Nevertheless, a month later, Harrick was fired. The official explanation was that he had falsified expense reports to obscure the fact he had taken recruits out for dinner, but it is hard to believe that Dohrmann’s revelations had nothing to do with the decision.

Not long after, Dohrmann left the Times to cover the University of Minnesota for the St. Paul Pioneer Press. “You walk in and you assume that the school is cheating,” he says, describing his mindset at the time. In 1999, Dohrmann, then just twenty-six, found the dirt in the Golden Gophers’ athletic department, reporting a series of stories that detailed an academic fraud operation in the men’s basketball program. The revelations won Dohrmann a Pulitzer, and a job at Sports Illustrated, while the school was hit with serious sanctions and its coach, Clem Haskins, received a seven-year ban.

Ohio State’s Jim Tressel would be Dohrmann’s third scalp, though he had more than a little help in taking it.

In March of this year, three months after the press conference announcing the player suspensions at OSU, Yahoo’s Charles Robinson and Dan Wetzel broke the story that Tressel had known for months about the gear swapping by members of his team. This touched off a feeding frenzy by other outlets, notably the Columbus Dispatch, ESPN, and the OSU student newspaper, The Lantern.

By April, Dohrmann had become convinced that no other reporter was pushing the tattoo parlor angle far enough, so he flew to Columbus and began asking questions. On May 27, a Friday, Dohrmann phoned Ohio State with the allegations his reporting had turned up: that, going back to 2002, significantly more players than had been reported had traded memorabilia for tattoos, including nine who were currently on the team. On Sunday, the university responded to Dohrmann with a statement from athletic director Gene Smith that distanced the school from Tressel. The next day, Tressel resigned.

Dohrmann’s scoop earned him plaudits from the sports journalism community at large, but there were detractors. Deadspin’s Tommy Craggs and Fox Sports’s Jason Whitlock, both outspoken critics of the NCAA generally—Craggs has prophesied its ultimate demise—and of the Scandal Beat specifically, publicly attacked the SI exposé. Whitlock, fomenting on Twitter, called it a “typical slave-catcher investigation,” and mocked what he perceived to be Dohrmann’s and Sports Illustrated’s efforts to take credit for Tressel’s firing. Craggs, in a blog post, said Dohrmann represented a “passel of excellent journalists” who had “turned themselves once again into mall cops for the NCAA.”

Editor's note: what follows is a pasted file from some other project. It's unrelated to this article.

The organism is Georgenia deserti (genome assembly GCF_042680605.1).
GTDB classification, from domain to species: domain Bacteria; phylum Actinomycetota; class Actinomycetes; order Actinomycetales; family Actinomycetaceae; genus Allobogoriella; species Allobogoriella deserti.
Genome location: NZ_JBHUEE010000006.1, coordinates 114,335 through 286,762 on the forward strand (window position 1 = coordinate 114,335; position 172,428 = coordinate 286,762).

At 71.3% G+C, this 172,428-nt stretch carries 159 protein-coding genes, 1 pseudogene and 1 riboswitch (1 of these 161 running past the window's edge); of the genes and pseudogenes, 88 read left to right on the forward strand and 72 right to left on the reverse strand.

Dohrmann doesn’t see it quite that way. “If he means we go get things the NCAA’s enforcement staff doesn’t, he is correct,” Dohrmann says. “If he feels that we are doing the NCAA’s job, this would be like saying The New York Times is the Justice Department’s mall cop.”

Still, Dohrmann has his own misgivings about the Scandal Beat. “Of course the NCAA can change and it does change slightly, and stories that show wrongdoing force small changes,” he says. “Now, every compliance arm in the country is dealing with tattoos. When I wrote about academic fraud in Minnesota, I am sure every school in the country tightened up its academic counseling department. Small changes occur because of the scandal. Are there macro changes, like paying athletes, because enough of these scandals get broken? It is possible. I just have no faith.”


Beyond the Scandal Beat

The paradox that Dohrmann describes—he both defends the work and acknowledges its limitations in getting at the underlying problems—came up time and again in my conversations with Scandal Beat writers.

Rick Telander, the Chicago Sun-Times sports columnist whose 1989 book, The Hundred Yard Lie, argued that big-time college football should remove its threadbare veil of amateurism, puts a finer point on the discrepancy, calling the rules violations the “crumbs of the problem.” He says: “The big muffin is right in front of us every day. We know it and accept it, so that’s where all the craziness starts. We accept the Big Lie, so we are dazzled and amazed by the little lies. I have found that completely self-defeating and really it hasn’t changed.”

Daniel Libit is the national political reporter for The Daily.